When I started the blog, my greatest fear was running out of things to write about. After five years of blogging, I can say with great confidence that, the human condition and human relations being what they are, there is an endless stream of business partners falling out of love and into court. Of course, I’m also very grateful to the many judges in New York who take the time and care to write informative decisions in cases involving dissolution and other disputes among business partners.

The most rewarding part of blogging has been the many new relationships it’s led to over the last five years with business owners, other lawyers, other bloggers, accountants, appraisers, and academics. I’ve learned from them that education can be a wonderful, two-way street.

I appreciate the feedback I get from readers. If you’d like to share thoughts about anything I write about, please post a comment, it’s quick and easy to do. If you’re a lawyer (or a judge!) with an unpublished decision that might be of interest to other readers, send it to me. If there’s anything else you’d like me to write about, let me know.

And now, let’s start the next five years.

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I doubt Mark Twain had litigation in mind when he offered the advice, “Always tell the truth. That way, you don’t have to remember what you said.” For litigants, though, failing to remember or, worse yet, negating what was said in a prior lawsuit can have drastic consequences when a judge in a subsequent lawsuit concludes that the same litigant, having succeeded in the prior case by taking one position, is now taking a contrary position simply because his interests have changed.

I’ve previously written several posts on shareholder disputes in which, as it’s known, the doctrine of judicial estoppel against inconsistent positions has been raised successfully as a defense to a corporate dissolution petition or other shareholder suit:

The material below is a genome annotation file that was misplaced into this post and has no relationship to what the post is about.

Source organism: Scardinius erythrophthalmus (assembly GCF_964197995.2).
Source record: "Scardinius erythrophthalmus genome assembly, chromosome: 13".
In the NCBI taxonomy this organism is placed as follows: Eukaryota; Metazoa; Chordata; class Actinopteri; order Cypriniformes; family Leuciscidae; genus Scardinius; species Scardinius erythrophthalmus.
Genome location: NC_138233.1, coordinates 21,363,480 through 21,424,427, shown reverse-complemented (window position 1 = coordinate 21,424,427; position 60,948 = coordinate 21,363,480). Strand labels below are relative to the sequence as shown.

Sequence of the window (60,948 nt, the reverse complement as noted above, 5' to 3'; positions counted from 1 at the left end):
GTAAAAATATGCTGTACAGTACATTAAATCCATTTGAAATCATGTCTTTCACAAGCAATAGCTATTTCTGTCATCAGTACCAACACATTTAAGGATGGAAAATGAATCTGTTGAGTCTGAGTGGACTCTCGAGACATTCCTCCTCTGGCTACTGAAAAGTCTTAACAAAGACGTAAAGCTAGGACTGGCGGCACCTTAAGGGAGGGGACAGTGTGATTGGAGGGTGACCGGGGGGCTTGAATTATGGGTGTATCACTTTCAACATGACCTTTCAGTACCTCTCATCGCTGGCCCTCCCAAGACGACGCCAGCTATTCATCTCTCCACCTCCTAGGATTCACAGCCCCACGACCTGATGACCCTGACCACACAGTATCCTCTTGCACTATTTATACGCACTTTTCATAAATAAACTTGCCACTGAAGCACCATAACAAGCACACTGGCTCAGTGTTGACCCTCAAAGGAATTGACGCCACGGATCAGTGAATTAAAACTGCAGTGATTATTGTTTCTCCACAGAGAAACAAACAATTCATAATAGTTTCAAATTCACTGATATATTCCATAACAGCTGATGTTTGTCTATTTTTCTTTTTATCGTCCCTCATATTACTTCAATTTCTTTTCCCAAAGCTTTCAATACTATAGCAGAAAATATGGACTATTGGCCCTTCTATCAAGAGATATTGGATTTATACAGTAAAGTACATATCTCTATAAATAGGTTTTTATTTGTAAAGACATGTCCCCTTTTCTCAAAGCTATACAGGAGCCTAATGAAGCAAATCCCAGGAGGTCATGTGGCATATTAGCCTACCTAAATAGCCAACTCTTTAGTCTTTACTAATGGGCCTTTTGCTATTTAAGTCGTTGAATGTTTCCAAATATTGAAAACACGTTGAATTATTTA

• In Light v. Boussi (read here), Justice Carolyn Demarest invoked judicial estoppel to dismiss a dissolution petition by a putative 50% shareholder who failed to disclose his alleged stock ownership in his prior bankruptcy proceeding.
  • In Glatzer v. Webster (read here), also decided by Justice Demarest, the court applied judicial estoppel to defeat a claim of ownership in an LLC by an ex-spouse who, in prior divorce proceedings, disclaimed an ownership interest.
  • In Watkins v. J C Land Development, Ltd. (read here), Justice Emily Pines dismissed a shareholder derivative action by a putative 50% shareholder who, in prior federal sentencing proceedings, failed to disclose his alleged stock holding.

The Rubio Lawsuit

Justice Pines had another opportunity to apply judicial estoppel in her decision last month in Rubio v. Rubio, 2012 NY Slip Op 52218(U) (Sup Ct Suffolk County Nov. 26, 2012), involving a shareholder dispute over a family-owned auto dealership. In Rubio, it was the plaintiff’s inconsistent disavowal of a stock ownership interest in prior litigation with his ex-wife that proved fatal to his shareholder derivative claims against his brother and others in the suit before Justice Pines. Continue Reading Court Dismisses Shareholder Derivative Action Due to Inconsistent Stock Ownership Claim in Prior Lawsuit